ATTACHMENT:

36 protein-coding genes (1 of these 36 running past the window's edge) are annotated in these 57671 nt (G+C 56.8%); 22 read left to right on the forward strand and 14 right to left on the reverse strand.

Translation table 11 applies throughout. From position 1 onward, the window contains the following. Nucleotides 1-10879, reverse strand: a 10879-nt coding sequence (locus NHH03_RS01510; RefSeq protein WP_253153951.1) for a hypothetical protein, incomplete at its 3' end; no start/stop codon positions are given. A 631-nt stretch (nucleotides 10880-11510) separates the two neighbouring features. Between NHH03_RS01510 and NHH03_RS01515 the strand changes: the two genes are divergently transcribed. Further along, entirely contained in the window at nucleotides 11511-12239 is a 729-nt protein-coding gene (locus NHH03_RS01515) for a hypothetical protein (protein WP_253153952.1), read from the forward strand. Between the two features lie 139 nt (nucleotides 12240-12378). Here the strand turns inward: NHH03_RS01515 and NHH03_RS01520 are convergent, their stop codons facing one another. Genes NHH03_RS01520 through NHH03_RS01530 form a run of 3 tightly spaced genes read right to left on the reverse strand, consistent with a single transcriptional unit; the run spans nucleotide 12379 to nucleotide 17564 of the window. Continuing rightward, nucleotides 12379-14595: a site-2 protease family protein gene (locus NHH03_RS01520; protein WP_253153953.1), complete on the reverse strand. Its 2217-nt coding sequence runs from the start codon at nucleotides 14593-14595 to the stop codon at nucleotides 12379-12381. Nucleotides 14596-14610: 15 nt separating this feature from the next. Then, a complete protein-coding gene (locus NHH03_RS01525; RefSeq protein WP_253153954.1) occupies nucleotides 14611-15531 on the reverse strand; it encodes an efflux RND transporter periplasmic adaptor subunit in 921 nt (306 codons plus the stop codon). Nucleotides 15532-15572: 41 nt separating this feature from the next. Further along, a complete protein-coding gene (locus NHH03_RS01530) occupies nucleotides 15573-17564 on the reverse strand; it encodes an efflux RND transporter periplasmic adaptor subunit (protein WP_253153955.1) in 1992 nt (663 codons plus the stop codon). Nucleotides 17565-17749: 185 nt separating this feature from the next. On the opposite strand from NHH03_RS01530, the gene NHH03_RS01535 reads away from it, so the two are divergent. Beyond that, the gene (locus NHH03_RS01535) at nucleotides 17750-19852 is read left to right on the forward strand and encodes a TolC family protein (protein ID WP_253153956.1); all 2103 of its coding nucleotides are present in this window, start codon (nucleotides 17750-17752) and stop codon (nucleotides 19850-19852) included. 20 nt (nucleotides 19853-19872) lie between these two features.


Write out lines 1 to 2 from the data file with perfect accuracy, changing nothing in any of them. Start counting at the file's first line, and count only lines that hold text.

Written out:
36 protein-coding genes (1 of these 36 running past the window's edge) are annotated in these 57671 nt (G+C 56.8%); 22 read left to right on the forward strand and 14 right to left on the reverse strand.

Translation table 11 applies throughout. From position 1 onward, the window contains the following. Nucleotides 1-10879, reverse strand: a 10879-nt coding sequence (locus NHH03_RS01510; RefSeq protein WP_253153951.1) for a hypothetical protein, incomplete at its 3' end; no start/stop codon positions are given. A 631-nt stretch (nucleotides 10880-11510) separates the two neighbouring features. Between NHH03_RS01510 and NHH03_RS01515 the strand changes: the two genes are divergently transcribed. Further along, entirely contained in the window at nucleotides 11511-12239 is a 729-nt protein-coding gene (locus NHH03_RS01515) for a hypothetical protein (protein WP_253153952.1), read from the forward strand. Between the two features lie 139 nt (nucleotides 12240-12378). Here the strand turns inward: NHH03_RS01515 and NHH03_RS01520 are convergent, their stop codons facing one another. Genes NHH03_RS01520 through NHH03_RS01530 form a run of 3 tightly spaced genes read right to left on the reverse strand, consistent with a single transcriptional unit; the run spans nucleotide 12379 to nucleotide 17564 of the window. Continuing rightward, nucleotides 12379-14595: a site-2 protease family protein gene (locus NHH03_RS01520; protein WP_253153953.1), complete on the reverse strand. Its 2217-nt coding sequence runs from the start codon at nucleotides 14593-14595 to the stop codon at nucleotides 12379-12381. Nucleotides 14596-14610: 15 nt separating this feature from the next. Then, a complete protein-coding gene (locus NHH03_RS01525; RefSeq protein WP_253153954.1) occupies nucleotides 14611-15531 on the reverse strand; it encodes an efflux RND transporter periplasmic adaptor subunit in 921 nt (306 codons plus the stop codon). Nucleotides 15532-15572: 41 nt separating this feature from the next. Further along, a complete protein-coding gene (locus NHH03_RS01530) occupies nucleotides 15573-17564 on the reverse strand; it encodes an efflux RND transporter periplasmic adaptor subunit (protein WP_253153955.1) in 1992 nt (663 codons plus the stop codon). Nucleotides 17565-17749: 185 nt separating this feature from the next. On the opposite strand from NHH03_RS01530, the gene NHH03_RS01535 reads away from it, so the two are divergent. Beyond that, the gene (locus NHH03_RS01535) at nucleotides 17750-19852 is read left to right on the forward strand and encodes a TolC family protein (protein ID WP_253153956.1); all 2103 of its coding nucleotides are present in this window, start codon (nucleotides 17750-17752) and stop codon (nucleotides 19850-19852) included. 20 nt (nucleotides 19853-19872) lie between these two features.